Saturday, 12 October 2013

Just stop it

At the risk of sounding heartless, stories like this (see ) make me laugh like a drain.
There really should be public health warnings about health warnings posted by people with no demonstrable expertise in the ‘problem’ they warn about. Career parasites who can only describe themselves as ‘health professionals’ because a cheapskate government employs them to offer a sham service to the many who do not need it, instead of paying the going rate for academically and professionally qualified medical workers to treat the small minority who do.
Is there local misuse of prescription drugs? Yes, of course, and probably a market in the unwise redistribution of them. There is in anything a fool with spare cash can be persuaded to want and a chancer with easy availability decides to supply.
But that misses the point, which is that prior to their ‘misuse’ such prescription drugs are supplied, legally and with public subsidy, to somebody else who has been persuaded that they need them and also, thanks to the drug advisory sham profession, probably regards him/herself as some kind of addict who will continue to need them unless they can be persuaded into some sort of costly ‘therapy’ which, to be blunt, they also do not need.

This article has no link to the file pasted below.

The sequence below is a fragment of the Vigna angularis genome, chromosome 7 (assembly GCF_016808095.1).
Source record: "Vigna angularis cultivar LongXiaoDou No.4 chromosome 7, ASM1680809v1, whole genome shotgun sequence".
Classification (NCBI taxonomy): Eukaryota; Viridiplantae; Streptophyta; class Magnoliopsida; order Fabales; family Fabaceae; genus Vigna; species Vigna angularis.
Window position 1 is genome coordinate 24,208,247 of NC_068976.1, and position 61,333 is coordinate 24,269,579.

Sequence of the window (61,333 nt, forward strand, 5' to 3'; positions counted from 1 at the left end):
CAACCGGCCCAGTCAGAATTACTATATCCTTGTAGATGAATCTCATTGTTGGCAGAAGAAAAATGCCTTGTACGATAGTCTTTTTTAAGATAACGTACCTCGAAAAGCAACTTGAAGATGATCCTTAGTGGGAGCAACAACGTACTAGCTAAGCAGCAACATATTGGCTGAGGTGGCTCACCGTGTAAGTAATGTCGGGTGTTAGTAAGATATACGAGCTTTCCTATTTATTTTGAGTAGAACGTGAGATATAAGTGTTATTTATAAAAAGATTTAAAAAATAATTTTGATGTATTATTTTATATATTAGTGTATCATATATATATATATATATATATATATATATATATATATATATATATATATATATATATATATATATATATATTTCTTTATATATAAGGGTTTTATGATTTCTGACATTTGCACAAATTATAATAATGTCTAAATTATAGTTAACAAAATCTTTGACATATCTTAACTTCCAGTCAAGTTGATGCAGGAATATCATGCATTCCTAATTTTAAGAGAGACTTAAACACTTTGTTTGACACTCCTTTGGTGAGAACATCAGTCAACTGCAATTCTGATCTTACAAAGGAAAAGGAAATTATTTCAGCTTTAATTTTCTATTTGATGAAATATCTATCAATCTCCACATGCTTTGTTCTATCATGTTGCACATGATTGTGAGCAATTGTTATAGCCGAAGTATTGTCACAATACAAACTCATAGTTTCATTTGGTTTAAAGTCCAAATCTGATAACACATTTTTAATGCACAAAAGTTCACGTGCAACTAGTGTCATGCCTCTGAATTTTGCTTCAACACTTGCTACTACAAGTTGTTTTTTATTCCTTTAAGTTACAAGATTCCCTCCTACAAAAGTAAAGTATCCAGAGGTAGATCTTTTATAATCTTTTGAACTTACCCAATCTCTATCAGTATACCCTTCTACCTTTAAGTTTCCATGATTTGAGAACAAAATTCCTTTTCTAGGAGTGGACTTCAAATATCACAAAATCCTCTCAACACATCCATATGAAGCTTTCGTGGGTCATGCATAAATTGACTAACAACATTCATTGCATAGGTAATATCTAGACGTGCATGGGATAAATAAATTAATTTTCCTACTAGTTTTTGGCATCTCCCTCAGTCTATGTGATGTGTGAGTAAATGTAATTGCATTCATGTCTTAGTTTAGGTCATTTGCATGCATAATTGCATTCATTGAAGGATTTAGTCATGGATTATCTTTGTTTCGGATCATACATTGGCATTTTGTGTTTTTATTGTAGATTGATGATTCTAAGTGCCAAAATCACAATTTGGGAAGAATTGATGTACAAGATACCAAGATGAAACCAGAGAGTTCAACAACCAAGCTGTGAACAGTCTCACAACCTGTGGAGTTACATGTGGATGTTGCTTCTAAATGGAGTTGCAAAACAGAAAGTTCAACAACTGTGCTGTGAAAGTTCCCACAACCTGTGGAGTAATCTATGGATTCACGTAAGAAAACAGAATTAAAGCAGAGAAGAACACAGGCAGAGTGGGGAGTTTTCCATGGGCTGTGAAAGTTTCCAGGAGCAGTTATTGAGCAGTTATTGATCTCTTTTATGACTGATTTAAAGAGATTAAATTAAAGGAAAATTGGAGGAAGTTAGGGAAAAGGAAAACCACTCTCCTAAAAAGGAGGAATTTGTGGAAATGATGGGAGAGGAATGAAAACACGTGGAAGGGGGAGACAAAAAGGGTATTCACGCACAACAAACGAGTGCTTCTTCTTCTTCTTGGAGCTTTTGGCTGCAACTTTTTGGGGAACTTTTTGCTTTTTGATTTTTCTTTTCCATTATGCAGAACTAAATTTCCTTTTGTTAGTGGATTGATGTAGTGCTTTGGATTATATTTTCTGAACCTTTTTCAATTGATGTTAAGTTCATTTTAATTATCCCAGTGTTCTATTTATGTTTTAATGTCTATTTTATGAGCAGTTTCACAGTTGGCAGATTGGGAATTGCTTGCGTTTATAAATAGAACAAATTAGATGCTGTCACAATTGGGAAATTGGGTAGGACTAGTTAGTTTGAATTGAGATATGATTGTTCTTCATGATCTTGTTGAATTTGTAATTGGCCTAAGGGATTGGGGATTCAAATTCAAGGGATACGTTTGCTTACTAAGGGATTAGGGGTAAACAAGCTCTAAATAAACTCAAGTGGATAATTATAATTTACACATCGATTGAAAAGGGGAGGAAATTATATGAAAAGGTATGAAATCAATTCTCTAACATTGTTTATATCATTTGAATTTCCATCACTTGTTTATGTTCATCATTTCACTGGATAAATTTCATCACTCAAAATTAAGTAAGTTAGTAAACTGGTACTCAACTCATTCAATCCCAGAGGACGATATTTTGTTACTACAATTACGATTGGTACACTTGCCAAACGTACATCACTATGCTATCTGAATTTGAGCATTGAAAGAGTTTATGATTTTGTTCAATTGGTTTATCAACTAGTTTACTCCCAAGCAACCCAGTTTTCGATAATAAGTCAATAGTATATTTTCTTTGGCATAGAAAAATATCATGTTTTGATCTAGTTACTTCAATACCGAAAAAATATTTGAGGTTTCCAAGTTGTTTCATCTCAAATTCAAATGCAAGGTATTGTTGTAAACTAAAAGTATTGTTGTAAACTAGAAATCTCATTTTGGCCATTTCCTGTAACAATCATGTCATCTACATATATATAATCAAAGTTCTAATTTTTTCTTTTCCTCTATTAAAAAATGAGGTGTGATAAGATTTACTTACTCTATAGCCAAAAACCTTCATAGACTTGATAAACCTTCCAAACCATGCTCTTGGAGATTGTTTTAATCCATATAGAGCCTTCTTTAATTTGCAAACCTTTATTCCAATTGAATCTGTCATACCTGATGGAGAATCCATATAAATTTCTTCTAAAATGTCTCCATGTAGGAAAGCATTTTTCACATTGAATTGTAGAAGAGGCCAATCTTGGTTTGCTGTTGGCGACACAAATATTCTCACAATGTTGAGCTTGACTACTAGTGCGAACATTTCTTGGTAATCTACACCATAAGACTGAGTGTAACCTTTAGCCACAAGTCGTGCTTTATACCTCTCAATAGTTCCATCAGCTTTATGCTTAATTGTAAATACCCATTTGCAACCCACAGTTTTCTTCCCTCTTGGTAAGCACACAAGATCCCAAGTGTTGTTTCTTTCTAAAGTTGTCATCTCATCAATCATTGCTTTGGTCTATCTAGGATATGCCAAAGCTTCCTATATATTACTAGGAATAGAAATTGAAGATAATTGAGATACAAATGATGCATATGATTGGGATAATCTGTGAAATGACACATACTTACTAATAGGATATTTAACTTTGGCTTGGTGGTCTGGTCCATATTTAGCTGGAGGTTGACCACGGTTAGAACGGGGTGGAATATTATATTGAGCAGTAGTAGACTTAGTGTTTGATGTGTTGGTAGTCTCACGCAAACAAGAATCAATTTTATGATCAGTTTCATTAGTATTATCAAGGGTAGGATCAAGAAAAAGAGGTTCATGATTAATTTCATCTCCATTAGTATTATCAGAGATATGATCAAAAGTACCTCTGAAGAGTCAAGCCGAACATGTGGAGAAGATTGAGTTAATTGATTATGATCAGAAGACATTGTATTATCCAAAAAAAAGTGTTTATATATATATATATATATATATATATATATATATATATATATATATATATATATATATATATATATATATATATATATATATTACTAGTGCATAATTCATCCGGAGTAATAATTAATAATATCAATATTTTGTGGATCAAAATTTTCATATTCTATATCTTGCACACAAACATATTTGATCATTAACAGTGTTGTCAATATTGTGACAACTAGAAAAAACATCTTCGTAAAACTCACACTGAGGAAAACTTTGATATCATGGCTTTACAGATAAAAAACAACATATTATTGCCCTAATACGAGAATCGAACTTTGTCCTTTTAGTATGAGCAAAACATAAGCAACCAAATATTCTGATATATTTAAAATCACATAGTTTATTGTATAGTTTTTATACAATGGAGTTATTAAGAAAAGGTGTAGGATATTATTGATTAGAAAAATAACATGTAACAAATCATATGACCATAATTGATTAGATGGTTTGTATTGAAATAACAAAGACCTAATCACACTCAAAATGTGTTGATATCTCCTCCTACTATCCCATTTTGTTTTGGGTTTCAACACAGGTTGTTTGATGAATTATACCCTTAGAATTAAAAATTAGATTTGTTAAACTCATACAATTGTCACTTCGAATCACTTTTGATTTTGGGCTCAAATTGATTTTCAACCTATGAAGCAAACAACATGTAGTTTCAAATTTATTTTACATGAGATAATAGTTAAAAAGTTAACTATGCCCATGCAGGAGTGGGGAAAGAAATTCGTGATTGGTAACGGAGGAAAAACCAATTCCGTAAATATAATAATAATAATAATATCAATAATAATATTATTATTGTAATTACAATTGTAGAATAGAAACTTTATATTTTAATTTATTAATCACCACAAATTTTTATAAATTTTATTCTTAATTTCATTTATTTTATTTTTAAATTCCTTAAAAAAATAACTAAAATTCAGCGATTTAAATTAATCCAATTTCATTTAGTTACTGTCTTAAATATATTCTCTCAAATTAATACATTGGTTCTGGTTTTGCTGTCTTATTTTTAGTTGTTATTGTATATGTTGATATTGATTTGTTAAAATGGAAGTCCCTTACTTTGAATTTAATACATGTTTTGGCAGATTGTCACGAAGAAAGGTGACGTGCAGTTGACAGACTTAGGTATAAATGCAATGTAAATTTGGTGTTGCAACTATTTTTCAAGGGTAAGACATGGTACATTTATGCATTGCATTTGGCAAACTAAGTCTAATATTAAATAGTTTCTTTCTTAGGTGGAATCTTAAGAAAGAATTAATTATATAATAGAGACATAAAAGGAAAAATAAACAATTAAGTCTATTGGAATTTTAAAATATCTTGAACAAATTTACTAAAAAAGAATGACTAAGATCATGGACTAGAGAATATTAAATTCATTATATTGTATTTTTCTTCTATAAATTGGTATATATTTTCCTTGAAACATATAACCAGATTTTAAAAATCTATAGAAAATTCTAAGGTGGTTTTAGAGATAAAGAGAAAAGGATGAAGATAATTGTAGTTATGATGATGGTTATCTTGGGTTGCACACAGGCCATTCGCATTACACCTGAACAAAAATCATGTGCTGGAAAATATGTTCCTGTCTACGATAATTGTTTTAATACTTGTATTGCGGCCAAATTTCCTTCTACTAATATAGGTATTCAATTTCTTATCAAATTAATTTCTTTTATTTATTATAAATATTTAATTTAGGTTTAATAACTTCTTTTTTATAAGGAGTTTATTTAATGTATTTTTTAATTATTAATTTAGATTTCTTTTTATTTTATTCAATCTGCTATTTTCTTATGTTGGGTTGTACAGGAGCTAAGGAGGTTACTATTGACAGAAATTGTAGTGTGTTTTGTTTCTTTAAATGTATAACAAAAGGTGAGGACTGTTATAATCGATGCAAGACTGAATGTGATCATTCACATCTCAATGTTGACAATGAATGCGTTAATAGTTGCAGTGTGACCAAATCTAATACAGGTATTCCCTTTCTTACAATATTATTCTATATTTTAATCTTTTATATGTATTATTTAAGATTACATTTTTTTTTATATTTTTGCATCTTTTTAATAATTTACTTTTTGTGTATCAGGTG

The whole set-up is a farce.
I am reminded of an article in which that old reprobate William Burroughs (hardly an amateur dabbler in such matters) explained how you stop smoking. In a nutshell, you get up one morning and you choose not to light a cigarette, and the next morning you do the same. No therapy, no woo-woo merchants, no pharmaceutical alternative. Nothing. You choose not to do it as naturally as you might choose not to buy a McDonalds.
Oddly enough, someone I know who for many years was on minor tranquillisers for her ‘nerves’ told me a similar story. After some 20 years of repeat prescriptions issued by doctors who probably assumed they were keeping a lid on the problems of a typical overworked woman of slender means she looked in the mirror one morning, said “I’m a bloody fool” and didn’t take her tablets, and never has since.
No therapy, no12-step support group. She just wised up, decided, and stopped.
The best way to stop potential tragedies such as the original incident in the news story is not legislation, or alternative drugs, and certainly not ‘advice’ from pseudo-professionals who talk about as much sense as adolescents on bad disco biscuits washed down with too much ‘energy drink’. The best way is for the real victims to stop.
Because it is common sense. And because they will also stop feeding all the parasites in the chain of misery, from minor street dealers and dodgy, government-funded therapists through to the drug companies.

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